Joakim Larsson awarded newly established prize for research communication
Joakim Larsson has been awarded this year’s research communication prize of SEK 100,000 from Örebro University and the Hamrin Foundation. Larsson serves as professor of environmental pharmacology at the University of Gothenburg, heads the Centre for Antibiotic Resistance in Gothenburg, and is in the upper echelon of the list of the world’s most cited researchers produced by the analytics company Clarivate.
The findings of the study in India by Joakim Larsson and his team made world news in 2009. They found that wastewater from pharmaceutical production contained a wide range of drugs, including high levels of antibiotics, and that the drugs were also contaminating the drinking water in the surrounding villages.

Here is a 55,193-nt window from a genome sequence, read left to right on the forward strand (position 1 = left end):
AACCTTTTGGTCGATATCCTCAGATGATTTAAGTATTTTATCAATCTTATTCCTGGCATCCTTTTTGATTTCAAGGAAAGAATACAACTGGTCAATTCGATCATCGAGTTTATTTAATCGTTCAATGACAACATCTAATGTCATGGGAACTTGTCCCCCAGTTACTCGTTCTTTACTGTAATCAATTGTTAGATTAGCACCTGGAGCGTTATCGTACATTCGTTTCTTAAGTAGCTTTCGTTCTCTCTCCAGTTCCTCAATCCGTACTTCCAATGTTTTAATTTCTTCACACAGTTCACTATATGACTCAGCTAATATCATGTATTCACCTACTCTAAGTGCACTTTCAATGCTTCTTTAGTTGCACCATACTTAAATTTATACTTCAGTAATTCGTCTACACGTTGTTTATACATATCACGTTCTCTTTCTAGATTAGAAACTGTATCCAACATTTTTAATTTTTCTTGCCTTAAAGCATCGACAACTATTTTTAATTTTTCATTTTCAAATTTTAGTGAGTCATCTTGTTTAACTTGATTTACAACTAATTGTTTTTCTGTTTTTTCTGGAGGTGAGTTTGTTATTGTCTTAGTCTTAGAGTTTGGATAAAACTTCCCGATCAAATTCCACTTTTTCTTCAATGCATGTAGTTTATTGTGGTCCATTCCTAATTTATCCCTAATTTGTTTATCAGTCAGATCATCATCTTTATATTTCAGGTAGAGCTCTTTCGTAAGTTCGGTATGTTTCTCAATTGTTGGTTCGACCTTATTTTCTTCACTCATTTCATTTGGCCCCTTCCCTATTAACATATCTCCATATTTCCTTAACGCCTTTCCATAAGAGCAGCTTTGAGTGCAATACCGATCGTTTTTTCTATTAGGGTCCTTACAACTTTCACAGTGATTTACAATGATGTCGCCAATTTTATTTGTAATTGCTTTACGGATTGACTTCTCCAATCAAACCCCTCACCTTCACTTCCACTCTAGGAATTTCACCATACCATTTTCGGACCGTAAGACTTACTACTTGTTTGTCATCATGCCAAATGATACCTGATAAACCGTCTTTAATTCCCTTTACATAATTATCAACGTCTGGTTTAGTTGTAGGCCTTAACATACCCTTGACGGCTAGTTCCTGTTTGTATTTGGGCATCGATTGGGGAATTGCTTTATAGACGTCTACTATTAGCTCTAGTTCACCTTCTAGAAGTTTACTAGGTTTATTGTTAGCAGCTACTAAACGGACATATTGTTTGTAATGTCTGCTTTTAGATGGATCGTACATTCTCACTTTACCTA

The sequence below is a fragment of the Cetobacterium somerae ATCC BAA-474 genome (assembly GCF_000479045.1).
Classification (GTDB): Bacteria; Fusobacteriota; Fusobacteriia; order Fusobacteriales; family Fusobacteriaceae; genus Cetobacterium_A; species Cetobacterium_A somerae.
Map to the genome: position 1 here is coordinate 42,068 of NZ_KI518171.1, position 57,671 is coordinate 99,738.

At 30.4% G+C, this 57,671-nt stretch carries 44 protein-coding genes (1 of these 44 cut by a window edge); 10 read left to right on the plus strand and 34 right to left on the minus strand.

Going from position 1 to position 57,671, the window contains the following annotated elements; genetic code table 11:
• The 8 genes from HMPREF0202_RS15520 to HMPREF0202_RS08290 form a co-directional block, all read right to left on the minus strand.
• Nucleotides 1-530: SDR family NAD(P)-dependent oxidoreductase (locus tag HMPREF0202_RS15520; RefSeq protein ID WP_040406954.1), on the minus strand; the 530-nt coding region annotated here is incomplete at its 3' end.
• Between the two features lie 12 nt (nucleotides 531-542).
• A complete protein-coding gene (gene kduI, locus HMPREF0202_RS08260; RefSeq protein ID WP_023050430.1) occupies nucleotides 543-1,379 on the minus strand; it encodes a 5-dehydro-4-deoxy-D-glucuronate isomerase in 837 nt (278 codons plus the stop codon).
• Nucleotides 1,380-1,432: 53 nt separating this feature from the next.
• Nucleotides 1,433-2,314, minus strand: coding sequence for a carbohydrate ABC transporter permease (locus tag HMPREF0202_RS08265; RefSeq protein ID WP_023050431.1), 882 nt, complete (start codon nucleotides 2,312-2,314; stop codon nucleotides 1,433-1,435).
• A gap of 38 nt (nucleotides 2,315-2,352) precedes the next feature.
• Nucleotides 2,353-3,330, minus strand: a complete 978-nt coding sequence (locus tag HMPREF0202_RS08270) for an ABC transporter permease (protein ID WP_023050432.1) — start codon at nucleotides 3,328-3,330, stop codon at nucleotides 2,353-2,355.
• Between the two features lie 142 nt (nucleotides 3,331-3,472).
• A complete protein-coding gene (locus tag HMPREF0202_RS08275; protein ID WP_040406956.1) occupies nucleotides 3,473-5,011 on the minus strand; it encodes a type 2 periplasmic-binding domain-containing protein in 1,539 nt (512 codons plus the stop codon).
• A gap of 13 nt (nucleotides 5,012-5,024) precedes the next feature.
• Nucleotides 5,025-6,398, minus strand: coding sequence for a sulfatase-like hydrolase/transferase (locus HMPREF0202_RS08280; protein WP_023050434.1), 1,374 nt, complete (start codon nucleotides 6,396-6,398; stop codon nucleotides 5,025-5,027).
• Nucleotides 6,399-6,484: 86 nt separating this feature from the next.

“The research and the attention it generated has led to action in many parts of the world. For example, India became the first country in the world to introduce legislation to limit the release of antibiotics,” says Joakim Larsson.
A banana peel. That is how Larsson describes one of his first major efforts to communicate research. The 2009 Associated Press article on the team’s research had an impact, both in India and internationally. India and China are the dominant producers of the substances used in various pharmaceuticals and often supply the major Western pharmaceutical companies.
Joakim Larsson’s research set off a chain of events in which representatives of the financially powerful pharmaceutical industry often argue intensely for their cause.
“In discussions with parties that have strong vested interests, it is easy for them to regard you as a researcher who influences public opinion. Decision-makers often turn to researchers for facts and arguments. That underscores the importance of being careful in communicating what we know, highlighting both the pros and the cons. And what is certain and what is uncertain.”